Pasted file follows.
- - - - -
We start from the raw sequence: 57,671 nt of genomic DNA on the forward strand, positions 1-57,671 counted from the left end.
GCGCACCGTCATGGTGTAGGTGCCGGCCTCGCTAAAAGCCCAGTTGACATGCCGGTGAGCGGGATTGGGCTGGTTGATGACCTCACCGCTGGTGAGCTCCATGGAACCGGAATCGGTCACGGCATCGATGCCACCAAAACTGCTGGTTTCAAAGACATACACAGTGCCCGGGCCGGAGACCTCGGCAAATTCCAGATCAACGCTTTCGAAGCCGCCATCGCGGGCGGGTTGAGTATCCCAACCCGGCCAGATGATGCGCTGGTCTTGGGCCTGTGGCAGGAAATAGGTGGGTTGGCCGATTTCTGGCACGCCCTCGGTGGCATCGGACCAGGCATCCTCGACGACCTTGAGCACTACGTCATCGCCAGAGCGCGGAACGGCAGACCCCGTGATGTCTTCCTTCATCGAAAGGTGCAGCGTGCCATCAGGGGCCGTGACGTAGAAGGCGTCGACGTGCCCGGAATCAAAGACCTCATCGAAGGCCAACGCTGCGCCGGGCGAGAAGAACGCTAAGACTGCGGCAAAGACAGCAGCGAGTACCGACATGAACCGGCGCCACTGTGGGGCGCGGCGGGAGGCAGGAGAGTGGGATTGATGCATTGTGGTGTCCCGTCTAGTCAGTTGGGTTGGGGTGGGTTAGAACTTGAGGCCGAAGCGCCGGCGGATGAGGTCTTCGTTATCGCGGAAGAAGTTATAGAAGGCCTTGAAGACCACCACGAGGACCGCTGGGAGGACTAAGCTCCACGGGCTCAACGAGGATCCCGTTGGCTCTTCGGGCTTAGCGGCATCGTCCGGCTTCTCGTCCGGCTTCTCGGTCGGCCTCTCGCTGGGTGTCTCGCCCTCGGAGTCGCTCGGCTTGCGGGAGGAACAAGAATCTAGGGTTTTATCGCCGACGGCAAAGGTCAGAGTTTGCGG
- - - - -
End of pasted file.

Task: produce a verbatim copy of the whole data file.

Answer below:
We start from the raw sequence: 57,671 nt of genomic DNA on the forward strand, positions 1-57,671 counted from the left end.
GCGCACCGTCATGGTGTAGGTGCCGGCCTCGCTAAAAGCCCAGTTGACATGCCGGTGAGCGGGATTGGGCTGGTTGATGACCTCACCGCTGGTGAGCTCCATGGAACCGGAATCGGTCACGGCATCGATGCCACCAAAACTGCTGGTTTCAAAGACATACACAGTGCCCGGGCCGGAGACCTCGGCAAATTCCAGATCAACGCTTTCGAAGCCGCCATCGCGGGCGGGTTGAGTATCCCAACCCGGCCAGATGATGCGCTGGTCTTGGGCCTGTGGCAGGAAATAGGTGGGTTGGCCGATTTCTGGCACGCCCTCGGTGGCATCGGACCAGGCATCCTCGACGACCTTGAGCACTACGTCATCGCCAGAGCGCGGAACGGCAGACCCCGTGATGTCTTCCTTCATCGAAAGGTGCAGCGTGCCATCAGGGGCCGTGACGTAGAAGGCGTCGACGTGCCCGGAATCAAAGACCTCATCGAAGGCCAACGCTGCGCCGGGCGAGAAGAACGCTAAGACTGCGGCAAAGACAGCAGCGAGTACCGACATGAACCGGCGCCACTGTGGGGCGCGGCGGGAGGCAGGAGAGTGGGATTGATGCATTGTGGTGTCCCGTCTAGTCAGTTGGGTTGGGGTGGGTTAGAACTTGAGGCCGAAGCGCCGGCGGATGAGGTCTTCGTTATCGCGGAAGAAGTTATAGAAGGCCTTGAAGACCACCACGAGGACCGCTGGGAGGACTAAGCTCCACGGGCTCAACGAGGATCCCGTTGGCTCTTCGGGCTTAGCGGCATCGTCCGGCTTCTCGTCCGGCTTCTCGGTCGGCCTCTCGCTGGGTGTCTCGCCCTCGGAGTCGCTCGGCTTGCGGGAGGAACAAGAATCTAGGGTTTTATCGCCGACGGCAAAGGTCAGAGTTTGCGG